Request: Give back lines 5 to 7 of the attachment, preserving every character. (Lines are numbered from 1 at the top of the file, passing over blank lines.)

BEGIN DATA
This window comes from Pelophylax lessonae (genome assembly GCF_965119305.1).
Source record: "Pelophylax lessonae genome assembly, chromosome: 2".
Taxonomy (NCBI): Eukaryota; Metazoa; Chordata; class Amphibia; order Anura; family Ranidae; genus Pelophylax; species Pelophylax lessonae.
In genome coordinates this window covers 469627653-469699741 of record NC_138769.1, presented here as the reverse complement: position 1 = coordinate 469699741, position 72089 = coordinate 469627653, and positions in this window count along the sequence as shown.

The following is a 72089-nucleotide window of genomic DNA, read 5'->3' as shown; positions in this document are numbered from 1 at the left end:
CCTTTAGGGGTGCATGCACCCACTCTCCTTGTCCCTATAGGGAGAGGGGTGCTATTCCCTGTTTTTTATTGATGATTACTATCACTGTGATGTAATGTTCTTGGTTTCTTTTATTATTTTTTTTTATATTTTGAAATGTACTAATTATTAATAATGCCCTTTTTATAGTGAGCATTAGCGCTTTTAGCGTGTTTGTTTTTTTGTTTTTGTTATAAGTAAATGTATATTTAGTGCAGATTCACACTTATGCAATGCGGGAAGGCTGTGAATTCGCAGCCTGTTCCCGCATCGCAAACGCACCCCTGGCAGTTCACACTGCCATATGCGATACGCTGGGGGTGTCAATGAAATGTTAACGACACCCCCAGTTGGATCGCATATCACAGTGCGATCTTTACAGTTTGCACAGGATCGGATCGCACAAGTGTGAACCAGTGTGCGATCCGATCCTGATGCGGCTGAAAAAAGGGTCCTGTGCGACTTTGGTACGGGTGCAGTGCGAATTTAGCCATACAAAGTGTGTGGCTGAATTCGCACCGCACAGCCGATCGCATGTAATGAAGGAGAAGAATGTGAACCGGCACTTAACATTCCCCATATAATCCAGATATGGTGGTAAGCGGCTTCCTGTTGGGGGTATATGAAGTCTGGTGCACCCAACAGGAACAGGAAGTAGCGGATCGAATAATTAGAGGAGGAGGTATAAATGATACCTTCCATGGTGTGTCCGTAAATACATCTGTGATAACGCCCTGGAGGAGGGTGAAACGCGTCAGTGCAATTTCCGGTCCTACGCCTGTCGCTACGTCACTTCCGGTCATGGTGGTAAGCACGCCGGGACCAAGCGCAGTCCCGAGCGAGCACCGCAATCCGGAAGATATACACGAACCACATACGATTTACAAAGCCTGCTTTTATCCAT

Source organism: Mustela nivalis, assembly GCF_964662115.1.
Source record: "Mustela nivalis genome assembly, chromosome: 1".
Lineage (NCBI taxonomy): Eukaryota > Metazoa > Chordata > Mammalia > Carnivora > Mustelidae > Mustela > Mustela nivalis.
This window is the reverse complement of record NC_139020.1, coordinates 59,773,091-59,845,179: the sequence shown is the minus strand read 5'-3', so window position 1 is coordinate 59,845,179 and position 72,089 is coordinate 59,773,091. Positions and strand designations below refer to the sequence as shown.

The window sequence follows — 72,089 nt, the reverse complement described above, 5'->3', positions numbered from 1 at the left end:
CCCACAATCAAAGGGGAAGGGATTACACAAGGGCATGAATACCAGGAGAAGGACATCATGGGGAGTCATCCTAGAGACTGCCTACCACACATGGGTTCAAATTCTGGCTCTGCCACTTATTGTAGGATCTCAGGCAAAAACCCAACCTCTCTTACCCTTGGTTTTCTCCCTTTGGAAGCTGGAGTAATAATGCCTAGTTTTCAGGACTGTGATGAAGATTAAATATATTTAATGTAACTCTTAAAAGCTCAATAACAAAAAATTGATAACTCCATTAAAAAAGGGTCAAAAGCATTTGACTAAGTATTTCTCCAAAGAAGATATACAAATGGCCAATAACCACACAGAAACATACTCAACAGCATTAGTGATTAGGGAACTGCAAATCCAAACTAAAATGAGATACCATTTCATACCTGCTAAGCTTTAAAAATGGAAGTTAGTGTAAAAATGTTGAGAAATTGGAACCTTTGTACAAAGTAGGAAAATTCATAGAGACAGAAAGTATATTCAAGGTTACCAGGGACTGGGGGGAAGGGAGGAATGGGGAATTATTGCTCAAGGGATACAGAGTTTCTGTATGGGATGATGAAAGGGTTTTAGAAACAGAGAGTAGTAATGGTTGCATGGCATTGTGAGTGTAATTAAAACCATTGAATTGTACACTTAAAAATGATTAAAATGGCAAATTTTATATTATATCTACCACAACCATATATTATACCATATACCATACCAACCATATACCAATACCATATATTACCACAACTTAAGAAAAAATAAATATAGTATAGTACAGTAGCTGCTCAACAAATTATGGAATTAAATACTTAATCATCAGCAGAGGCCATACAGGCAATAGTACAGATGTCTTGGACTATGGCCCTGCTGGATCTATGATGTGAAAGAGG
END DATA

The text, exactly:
The following is a 72089-nucleotide window of genomic DNA, read 5'->3' as shown; positions in this document are numbered from 1 at the left end:
CCTTTAGGGGTGCATGCACCCACTCTCCTTGTCCCTATAGGGAGAGGGGTGCTATTCCCTGTTTTTTATTGATGATTACTATCACTGTGATGTAATGTTCTTGGTTTCTTTTATTATTTTTTTTTATATTTTGAAATGTACTAATTATTAATAATGCCCTTTTTATAGTGAGCATTAGCGCTTTTAGCGTGTTTGTTTTTTTGTTTTTGTTATAAGTAAATGTATATTTAGTGCAGATTCACACTTATGCAATGCGGGAAGGCTGTGAATTCGCAGCCTGTTCCCGCATCGCAAACGCACCCCTGGCAGTTCACACTGCCATATGCGATACGCTGGGGGTGTCAATGAAATGTTAACGACACCCCCAGTTGGATCGCATATCACAGTGCGATCTTTACAGTTTGCACAGGATCGGATCGCACAAGTGTGAACCAGTGTGCGATCCGATCCTGATGCGGCTGAAAAAAGGGTCCTGTGCGACTTTGGTACGGGTGCAGTGCGAATTTAGCCATACAAAGTGTGTGGCTGAATTCGCACCGCACAGCCGATCGCATGTAATGAAGGAGAAGAATGTGAACCGGCACTTAACATTCCCCATATAATCCAGATATGGTGGTAAGCGGCTTCCTGTTGGGGGTATATGAAGTCTGGTGCACCCAACAGGAACAGGAAGTAGCGGATCGAATAATTAGAGGAGGAGGTATAAATGATACCTTCCATGGTGTGTCCGTAAATACATCTGTGATAACGCCCTGGAGGAGGGTGAAACGCGTCAGTGCAATTTCCGGTCCTACGCCTGTCGCTACGTCACTTCCGGTCATGGTGGTAAGCACGCCGGGACCAAGCGCAGTCCCGAGCGAGCACCGCAATCCGGAAGATATACACGAACCACATACGATTTACAAAGCCTGCTTTTATCCAT

Source organism: Mustela nivalis, assembly GCF_964662115.1.